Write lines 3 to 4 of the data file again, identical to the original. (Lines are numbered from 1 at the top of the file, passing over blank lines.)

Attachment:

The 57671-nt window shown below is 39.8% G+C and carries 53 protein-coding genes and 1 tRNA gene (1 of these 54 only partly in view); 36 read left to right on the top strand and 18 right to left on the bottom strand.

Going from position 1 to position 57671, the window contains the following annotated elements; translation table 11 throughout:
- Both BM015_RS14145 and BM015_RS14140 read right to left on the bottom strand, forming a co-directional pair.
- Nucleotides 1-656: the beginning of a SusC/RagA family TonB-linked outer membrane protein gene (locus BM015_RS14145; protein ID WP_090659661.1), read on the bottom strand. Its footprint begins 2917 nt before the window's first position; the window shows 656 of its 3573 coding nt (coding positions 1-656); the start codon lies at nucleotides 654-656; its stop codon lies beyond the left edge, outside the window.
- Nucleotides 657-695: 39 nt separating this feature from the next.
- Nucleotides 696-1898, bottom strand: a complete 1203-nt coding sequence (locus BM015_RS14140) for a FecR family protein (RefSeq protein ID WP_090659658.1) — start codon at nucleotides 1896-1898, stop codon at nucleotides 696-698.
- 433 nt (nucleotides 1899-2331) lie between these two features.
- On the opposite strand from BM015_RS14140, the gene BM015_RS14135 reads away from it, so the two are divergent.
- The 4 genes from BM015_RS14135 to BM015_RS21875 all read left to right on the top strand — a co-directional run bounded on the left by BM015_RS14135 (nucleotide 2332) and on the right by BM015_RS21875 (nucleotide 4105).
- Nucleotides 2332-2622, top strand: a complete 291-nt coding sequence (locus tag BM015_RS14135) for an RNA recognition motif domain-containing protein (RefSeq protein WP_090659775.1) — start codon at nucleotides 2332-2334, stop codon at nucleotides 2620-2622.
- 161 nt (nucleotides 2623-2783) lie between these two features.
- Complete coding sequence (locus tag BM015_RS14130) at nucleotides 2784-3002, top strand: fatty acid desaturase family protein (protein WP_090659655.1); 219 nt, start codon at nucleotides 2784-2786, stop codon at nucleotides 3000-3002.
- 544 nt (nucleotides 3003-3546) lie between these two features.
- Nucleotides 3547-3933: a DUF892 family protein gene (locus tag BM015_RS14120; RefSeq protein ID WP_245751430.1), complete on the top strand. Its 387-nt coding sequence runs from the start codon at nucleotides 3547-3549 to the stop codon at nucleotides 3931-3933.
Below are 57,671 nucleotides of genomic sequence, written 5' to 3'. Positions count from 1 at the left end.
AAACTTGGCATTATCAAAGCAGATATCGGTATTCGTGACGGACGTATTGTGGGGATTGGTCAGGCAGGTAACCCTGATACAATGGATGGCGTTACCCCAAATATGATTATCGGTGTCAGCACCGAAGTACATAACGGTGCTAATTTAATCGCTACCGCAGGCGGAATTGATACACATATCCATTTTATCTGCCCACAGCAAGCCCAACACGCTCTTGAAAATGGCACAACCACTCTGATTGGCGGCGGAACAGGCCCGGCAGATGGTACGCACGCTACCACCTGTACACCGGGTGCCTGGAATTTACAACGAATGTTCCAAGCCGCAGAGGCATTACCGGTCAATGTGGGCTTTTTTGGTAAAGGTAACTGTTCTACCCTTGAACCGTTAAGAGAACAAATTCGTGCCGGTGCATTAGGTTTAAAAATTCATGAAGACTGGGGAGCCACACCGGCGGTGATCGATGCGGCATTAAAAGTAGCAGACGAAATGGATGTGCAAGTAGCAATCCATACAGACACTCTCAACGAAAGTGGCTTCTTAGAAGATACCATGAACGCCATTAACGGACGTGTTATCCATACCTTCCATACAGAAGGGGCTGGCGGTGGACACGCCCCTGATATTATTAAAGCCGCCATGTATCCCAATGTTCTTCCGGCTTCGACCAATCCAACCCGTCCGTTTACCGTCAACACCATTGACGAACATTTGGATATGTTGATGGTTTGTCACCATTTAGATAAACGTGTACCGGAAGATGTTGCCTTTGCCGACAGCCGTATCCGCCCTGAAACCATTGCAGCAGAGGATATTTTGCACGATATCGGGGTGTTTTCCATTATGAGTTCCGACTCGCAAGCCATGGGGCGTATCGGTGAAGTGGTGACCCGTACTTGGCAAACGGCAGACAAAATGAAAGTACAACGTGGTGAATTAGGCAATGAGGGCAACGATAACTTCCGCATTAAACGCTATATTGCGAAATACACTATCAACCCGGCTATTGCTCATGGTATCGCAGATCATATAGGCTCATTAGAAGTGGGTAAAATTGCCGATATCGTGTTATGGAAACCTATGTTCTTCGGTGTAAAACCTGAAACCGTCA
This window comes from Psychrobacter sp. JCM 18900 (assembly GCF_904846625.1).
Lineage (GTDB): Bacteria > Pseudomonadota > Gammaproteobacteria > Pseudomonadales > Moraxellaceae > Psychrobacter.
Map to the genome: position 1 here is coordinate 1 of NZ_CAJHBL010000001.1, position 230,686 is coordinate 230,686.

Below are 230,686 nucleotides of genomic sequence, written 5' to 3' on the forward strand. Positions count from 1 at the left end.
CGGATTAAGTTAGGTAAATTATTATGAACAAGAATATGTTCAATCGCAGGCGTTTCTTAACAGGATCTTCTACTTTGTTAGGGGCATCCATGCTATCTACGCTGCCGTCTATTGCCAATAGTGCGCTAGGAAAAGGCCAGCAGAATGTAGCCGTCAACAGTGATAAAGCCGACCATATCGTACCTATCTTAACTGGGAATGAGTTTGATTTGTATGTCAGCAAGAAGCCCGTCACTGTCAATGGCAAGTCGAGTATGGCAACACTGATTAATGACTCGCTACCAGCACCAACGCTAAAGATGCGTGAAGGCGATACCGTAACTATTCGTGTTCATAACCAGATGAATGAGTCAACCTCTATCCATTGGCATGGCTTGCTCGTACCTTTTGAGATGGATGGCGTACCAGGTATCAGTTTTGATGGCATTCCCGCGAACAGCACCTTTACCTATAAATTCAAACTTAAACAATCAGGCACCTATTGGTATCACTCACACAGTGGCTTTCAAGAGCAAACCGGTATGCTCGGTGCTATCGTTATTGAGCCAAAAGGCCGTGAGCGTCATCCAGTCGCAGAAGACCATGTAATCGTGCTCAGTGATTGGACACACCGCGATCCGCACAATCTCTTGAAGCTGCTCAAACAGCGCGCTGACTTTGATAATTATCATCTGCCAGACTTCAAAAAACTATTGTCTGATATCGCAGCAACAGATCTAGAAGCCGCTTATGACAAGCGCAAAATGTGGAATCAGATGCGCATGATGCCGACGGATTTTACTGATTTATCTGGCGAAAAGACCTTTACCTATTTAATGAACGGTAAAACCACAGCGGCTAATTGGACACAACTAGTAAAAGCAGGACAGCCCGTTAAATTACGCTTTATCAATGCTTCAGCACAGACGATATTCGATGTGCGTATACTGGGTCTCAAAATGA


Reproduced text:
- Both BM015_RS14145 and BM015_RS14140 read right to left on the bottom strand, forming a co-directional pair.
- Nucleotides 1-656: the beginning of a SusC/RagA family TonB-linked outer membrane protein gene (locus BM015_RS14145; protein ID WP_090659661.1), read on the bottom strand. Its footprint begins 2917 nt before the window's first position; the window shows 656 of its 3573 coding nt (coding positions 1-656); the start codon lies at nucleotides 654-656; its stop codon lies beyond the left edge, outside the window.